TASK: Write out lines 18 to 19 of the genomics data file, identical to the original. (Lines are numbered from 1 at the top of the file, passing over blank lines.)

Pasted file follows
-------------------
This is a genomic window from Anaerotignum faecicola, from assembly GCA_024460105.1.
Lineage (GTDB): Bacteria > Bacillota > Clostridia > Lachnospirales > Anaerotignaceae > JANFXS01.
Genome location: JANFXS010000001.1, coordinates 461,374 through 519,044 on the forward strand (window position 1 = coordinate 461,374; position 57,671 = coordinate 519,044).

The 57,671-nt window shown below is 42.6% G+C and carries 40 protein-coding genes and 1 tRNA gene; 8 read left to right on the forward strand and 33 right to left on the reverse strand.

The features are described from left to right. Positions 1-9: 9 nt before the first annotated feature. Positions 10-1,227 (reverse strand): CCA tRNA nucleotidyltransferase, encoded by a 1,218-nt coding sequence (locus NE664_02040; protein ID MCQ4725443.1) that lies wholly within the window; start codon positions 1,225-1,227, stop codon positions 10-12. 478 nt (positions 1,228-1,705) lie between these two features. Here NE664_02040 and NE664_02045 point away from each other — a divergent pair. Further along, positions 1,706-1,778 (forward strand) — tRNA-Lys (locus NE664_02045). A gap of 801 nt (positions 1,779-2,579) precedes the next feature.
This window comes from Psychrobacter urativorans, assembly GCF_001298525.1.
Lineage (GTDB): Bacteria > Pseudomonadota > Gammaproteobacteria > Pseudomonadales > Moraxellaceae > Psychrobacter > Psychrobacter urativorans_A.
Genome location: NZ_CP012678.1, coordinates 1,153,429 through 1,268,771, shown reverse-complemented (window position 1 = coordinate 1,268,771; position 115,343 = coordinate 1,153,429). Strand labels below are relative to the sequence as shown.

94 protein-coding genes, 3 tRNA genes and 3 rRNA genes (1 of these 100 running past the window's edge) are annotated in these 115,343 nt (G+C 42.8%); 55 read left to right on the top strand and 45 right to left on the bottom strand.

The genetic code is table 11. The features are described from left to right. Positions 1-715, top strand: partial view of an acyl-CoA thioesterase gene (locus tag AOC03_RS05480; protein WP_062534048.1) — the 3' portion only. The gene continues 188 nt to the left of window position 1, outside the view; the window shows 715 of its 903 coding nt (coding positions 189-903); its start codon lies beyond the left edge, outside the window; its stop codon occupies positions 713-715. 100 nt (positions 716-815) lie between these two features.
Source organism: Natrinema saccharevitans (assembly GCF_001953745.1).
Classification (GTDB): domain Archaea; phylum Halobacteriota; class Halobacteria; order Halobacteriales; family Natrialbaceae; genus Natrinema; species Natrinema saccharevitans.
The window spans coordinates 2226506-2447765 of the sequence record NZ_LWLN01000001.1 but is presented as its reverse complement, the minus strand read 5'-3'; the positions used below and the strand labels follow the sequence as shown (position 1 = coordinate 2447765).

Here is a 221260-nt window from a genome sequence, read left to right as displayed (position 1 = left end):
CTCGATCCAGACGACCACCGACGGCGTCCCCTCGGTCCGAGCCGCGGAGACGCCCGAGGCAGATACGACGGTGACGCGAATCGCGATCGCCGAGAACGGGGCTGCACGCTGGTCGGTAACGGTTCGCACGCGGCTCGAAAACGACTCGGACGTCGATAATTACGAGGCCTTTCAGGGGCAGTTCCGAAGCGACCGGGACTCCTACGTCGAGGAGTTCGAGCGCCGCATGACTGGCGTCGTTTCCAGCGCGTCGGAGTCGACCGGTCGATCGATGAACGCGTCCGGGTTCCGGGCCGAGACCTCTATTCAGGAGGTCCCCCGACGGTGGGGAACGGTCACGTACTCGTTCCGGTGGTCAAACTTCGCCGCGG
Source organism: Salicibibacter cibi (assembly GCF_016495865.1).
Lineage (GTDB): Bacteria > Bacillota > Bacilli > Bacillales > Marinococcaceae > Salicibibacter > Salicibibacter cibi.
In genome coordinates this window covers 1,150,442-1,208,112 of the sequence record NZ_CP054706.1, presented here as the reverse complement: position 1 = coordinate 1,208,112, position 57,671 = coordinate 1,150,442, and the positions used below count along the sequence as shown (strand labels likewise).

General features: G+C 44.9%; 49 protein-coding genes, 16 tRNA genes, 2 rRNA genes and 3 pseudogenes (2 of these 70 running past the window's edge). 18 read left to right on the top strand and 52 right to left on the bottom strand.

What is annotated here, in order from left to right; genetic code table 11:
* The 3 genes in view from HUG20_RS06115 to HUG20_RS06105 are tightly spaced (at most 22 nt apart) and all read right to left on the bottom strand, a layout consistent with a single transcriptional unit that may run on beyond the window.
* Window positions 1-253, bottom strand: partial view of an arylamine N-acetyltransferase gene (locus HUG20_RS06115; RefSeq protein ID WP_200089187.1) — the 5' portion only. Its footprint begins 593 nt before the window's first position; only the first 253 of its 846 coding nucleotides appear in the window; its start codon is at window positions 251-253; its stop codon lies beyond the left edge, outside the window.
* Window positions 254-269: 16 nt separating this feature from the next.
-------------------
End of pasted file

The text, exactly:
In genome coordinates this window covers 1,150,442-1,208,112 of the sequence record NZ_CP054706.1, presented here as the reverse complement: position 1 = coordinate 1,208,112, position 57,671 = coordinate 1,150,442, and the positions used below count along the sequence as shown (strand labels likewise).

General features: G+C 44.9%; 49 protein-coding genes, 16 tRNA genes, 2 rRNA genes and 3 pseudogenes (2 of these 70 running past the window's edge). 18 read left to right on the top strand and 52 right to left on the bottom strand.